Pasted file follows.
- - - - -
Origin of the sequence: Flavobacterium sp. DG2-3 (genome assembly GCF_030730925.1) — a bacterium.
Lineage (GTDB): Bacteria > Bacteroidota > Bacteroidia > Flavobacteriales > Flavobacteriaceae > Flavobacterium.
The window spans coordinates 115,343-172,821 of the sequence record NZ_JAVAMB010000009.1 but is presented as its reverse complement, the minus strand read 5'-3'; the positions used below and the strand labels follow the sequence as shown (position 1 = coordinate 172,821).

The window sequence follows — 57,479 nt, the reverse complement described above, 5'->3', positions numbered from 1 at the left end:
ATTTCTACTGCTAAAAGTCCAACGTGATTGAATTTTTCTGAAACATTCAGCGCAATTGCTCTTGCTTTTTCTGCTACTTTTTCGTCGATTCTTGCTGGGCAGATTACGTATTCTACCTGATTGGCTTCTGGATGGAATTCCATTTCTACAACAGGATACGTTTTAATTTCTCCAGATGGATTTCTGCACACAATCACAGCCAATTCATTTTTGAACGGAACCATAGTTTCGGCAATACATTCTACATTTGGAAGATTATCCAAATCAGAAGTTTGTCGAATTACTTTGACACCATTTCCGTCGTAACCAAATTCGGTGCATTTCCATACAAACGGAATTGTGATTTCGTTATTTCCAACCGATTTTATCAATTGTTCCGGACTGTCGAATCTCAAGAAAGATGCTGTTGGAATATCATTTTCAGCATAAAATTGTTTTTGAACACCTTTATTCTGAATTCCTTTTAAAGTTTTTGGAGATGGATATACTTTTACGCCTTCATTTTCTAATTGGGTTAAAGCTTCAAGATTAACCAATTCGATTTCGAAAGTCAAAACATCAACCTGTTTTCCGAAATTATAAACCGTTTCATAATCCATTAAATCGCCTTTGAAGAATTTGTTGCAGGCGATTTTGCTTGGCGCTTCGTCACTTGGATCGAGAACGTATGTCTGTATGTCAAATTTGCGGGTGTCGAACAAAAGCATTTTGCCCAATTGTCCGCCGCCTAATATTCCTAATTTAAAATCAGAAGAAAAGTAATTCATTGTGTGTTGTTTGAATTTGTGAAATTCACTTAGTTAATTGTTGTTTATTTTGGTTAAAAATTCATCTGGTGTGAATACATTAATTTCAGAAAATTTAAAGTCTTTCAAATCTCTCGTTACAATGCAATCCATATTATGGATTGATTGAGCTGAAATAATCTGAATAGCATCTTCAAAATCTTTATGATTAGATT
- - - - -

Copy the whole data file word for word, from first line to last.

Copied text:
Origin of the sequence: Flavobacterium sp. DG2-3 (genome assembly GCF_030730925.1) — a bacterium.
Lineage (GTDB): Bacteria > Bacteroidota > Bacteroidia > Flavobacteriales > Flavobacteriaceae > Flavobacterium.
The window spans coordinates 115,343-172,821 of the sequence record NZ_JAVAMB010000009.1 but is presented as its reverse complement, the minus strand read 5'-3'; the positions used below and the strand labels follow the sequence as shown (position 1 = coordinate 172,821).

The window sequence follows — 57,479 nt, the reverse complement described above, 5'->3', positions numbered from 1 at the left end:
ATTTCTACTGCTAAAAGTCCAACGTGATTGAATTTTTCTGAAACATTCAGCGCAATTGCTCTTGCTTTTTCTGCTACTTTTTCGTCGATTCTTGCTGGGCAGATTACGTATTCTACCTGATTGGCTTCTGGATGGAATTCCATTTCTACAACAGGATACGTTTTAATTTCTCCAGATGGATTTCTGCACACAATCACAGCCAATTCATTTTTGAACGGAACCATAGTTTCGGCAATACATTCTACATTTGGAAGATTATCCAAATCAGAAGTTTGTCGAATTACTTTGACACCATTTCCGTCGTAACCAAATTCGGTGCATTTCCATACAAACGGAATTGTGATTTCGTTATTTCCAACCGATTTTATCAATTGTTCCGGACTGTCGAATCTCAAGAAAGATGCTGTTGGAATATCATTTTCAGCATAAAATTGTTTTTGAACACCTTTATTCTGAATTCCTTTTAAAGTTTTTGGAGATGGATATACTTTTACGCCTTCATTTTCTAATTGGGTTAAAGCTTCAAGATTAACCAATTCGATTTCGAAAGTCAAAACATCAACCTGTTTTCCGAAATTATAAACCGTTTCATAATCCATTAAATCGCCTTTGAAGAATTTGTTGCAGGCGATTTTGCTTGGCGCTTCGTCACTTGGATCGAGAACGTATGTCTGTATGTCAAATTTGCGGGTGTCGAACAAAAGCATTTTGCCCAATTGTCCGCCGCCTAATATTCCTAATTTAAAATCAGAAGAAAAGTAATTCATTGTGTGTTGTTTGAATTTGTGAAATTCACTTAGTTAATTGTTGTTTATTTTGGTTAAAAATTCATCTGGTGTGAATACATTAATTTCAGAAAATTTAAAGTCTTTCAAATCTCTCGTTACAATGCAATCCATATTATGGATTGATTGAGCTGAAATAATCTGAATAGCATCTTCAAAATCTTTATGATTAGATT